Mr Obama’s role in building economic momentum between Kenya and the US is seen in the fact that earlier this year, the Corporate Council on Africa — a US organisation devoted to US-Africa business relations and which represents nearly 85 per cent of total US private sector investments on the continent — visited Kenya with an eye on investing in the country.The council plans to ensure that more than 90 companies from the group invest in various sectors of the Kenyan economy over the next three years. The US sees Kenya as truly open for business.

But all these developments ought to be put into the broader context of the economic relationship between Kenya, the US and other countries. In terms of trade, Kenya is a net importer of US goods. According to the Economic Survey 2015, US exports to Kenya were worth Sh57 billion in 2013 while India’s exports were worth Sh258 billion.In terms of foreign direct investment, by 2012 US FDI stock in Kenya was Sh26 billion; juxtapose this with Sh48 billion for China in 2013. So the US has a great deal of catching up to do if it has to compete with the likes of China and India.



Economic crisis

Another important shift to note is that the US experienced the worst economic crisis in recent memory during Obama’s presidency. The global financial crisis shattered the confidence that even Americans had in their own economic strength.

Awareness of a weakening global economy has led to the creation of the Trans-Atlantic Trade and Investment Partnership (TTIP), a regional trading bloc comprising the US and the EU.The partnership is an admission that the rich counties are aware of the fact that their global economic clout is declining. So while the US will want to invest in Kenya, the investment will not be done in the spirit of Agoa; it will be done in the spirit of strengthening the US economic footprint in the country and continent with the ultimate goal of strengthening its global economic position.

It’s all well and good if the US can help develop Kenya through investments, but the priority is strengthening the American economy. Kenya would do well to note this.

 Were is a development economist; email@; twitter: @anzetse


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As the economic rise of Brazil, Russia, India and China (BRIC) continue to be charted in the global economy, the relationship between Africa and India is coming under increased scrutiny and sparking focused interest. Pertinent questions include: How did the interaction between Africa and India start? What is the nature of the modern economic dynamic between the two parties and what are the implications of this engagement? What should Africa be worried about and how can we benefit? As the Lion economies begin to roar, they will raise global attention. Of focus in this piece is how the African Lions are interacting with the Asian Elephant called India.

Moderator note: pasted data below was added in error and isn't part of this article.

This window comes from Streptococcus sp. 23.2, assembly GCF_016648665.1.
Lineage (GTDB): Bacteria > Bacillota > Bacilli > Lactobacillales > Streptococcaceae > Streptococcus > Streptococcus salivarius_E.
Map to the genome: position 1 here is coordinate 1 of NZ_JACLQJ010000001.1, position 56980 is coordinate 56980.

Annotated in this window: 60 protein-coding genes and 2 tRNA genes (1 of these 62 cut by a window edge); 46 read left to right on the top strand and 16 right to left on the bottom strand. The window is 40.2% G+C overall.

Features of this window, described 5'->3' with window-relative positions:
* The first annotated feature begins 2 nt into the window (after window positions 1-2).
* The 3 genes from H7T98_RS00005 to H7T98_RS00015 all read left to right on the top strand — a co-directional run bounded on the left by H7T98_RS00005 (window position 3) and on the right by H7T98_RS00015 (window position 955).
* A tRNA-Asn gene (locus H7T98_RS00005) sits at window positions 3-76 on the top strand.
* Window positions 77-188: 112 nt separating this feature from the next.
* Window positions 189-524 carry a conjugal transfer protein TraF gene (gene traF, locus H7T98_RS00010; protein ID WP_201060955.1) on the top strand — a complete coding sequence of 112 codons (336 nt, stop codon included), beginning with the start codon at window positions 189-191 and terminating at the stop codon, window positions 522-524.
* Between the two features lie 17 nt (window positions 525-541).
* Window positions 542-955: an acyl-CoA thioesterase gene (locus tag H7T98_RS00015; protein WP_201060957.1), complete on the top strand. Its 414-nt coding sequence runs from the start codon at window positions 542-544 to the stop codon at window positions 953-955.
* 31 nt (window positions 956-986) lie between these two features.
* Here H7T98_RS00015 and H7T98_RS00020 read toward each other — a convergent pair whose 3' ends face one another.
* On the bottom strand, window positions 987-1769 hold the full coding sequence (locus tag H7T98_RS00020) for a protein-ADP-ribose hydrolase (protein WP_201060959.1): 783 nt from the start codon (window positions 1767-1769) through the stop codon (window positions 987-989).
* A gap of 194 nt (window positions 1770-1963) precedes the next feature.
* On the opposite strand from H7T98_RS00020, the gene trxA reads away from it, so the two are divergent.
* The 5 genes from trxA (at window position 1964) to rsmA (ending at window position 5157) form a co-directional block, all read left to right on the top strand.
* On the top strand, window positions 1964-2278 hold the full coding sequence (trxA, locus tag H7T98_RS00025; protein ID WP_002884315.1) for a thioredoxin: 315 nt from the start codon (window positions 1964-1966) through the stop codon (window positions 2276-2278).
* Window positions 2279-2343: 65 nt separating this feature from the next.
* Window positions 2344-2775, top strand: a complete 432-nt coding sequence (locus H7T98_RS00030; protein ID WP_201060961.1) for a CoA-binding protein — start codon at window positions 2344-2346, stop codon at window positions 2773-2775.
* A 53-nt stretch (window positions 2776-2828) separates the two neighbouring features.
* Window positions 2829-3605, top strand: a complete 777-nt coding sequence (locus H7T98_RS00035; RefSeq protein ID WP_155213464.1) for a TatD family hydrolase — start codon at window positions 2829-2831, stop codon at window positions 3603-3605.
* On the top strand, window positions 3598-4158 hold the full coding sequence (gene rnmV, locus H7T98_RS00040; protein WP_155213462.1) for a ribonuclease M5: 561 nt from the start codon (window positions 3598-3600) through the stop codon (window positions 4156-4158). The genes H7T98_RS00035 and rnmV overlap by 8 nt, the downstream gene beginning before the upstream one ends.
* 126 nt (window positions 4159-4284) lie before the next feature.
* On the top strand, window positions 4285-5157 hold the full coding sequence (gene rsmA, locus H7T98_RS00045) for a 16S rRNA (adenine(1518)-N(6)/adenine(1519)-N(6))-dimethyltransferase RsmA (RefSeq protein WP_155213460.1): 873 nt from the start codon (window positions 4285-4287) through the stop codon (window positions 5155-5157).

India has been a long-standing partner to Africa and is in no ways new to the continent. The Indo-Africa economic interaction started through slavery where the European Indian Ocean slave systems drew captive labour from Africa and the Indian sub-continent. This joint history between the two sired familiarities between them. Under colonial rule outfits such as the British East India Company cemented interactions between Africa and India. In East Africa, Indians came in as labourers in the late 1800s to build the Uganda-Kenya railway[1]. Many of these original Indian workers stayed on to work as, ‘artisans, traders, clerks, and, finally, small administrators… Some even became doctors and lawyers.[2] Having established roots in Africa, some Indians became so identified with Africa that they fought alongside Africans for their independence as well in struggles against apartheid.


In terms of modern Indo-African economic dynamics significant in-roads have been made, ‘India’s trade with Africa has doubled in the past four years, from $24.98 billion in 2006–07 to $52.81 billion in 2010–11….Indian investments in Africa totaled 1.52 billion in 2009–10’.[3] In terms of India’s imports with Africa, these grew, ‘from US$ 587.5 million to US$ 18.8 billion between 1990 and 2009, whilst its exports to the continent increased from US$ 436.8 million to US$ 13.2 billion during the same period’. [4] In terms of imports from Africa these are, ‘predominantly crude petroleum, gold, and inorganic chemical products’ reflecting India’s growing energy demands.[5] Exports however are more diverse and, ‘include manufactured goods, machinery, transportation equipment, food, and pharmaceutical products’.[6] Concerning bilateral trade, ‘both the sides have set a target of $70 billion to be achieved by 2015’.[7]

The Indian government is fully aware of the asymmetrical access it has historically had with some Eastern African countries and thus, ‘it remains committed to build and strengthen its commercial and economic ties with other African countries (Southern and Western regions)’.[8]

There are several key initiatives to keep in when discussing the economic ties between the parties:

  • Duty Free Tariff Preference: This provides for unilateral duty free and preferential market access for exports from low income countries including 33 from Africa.[9]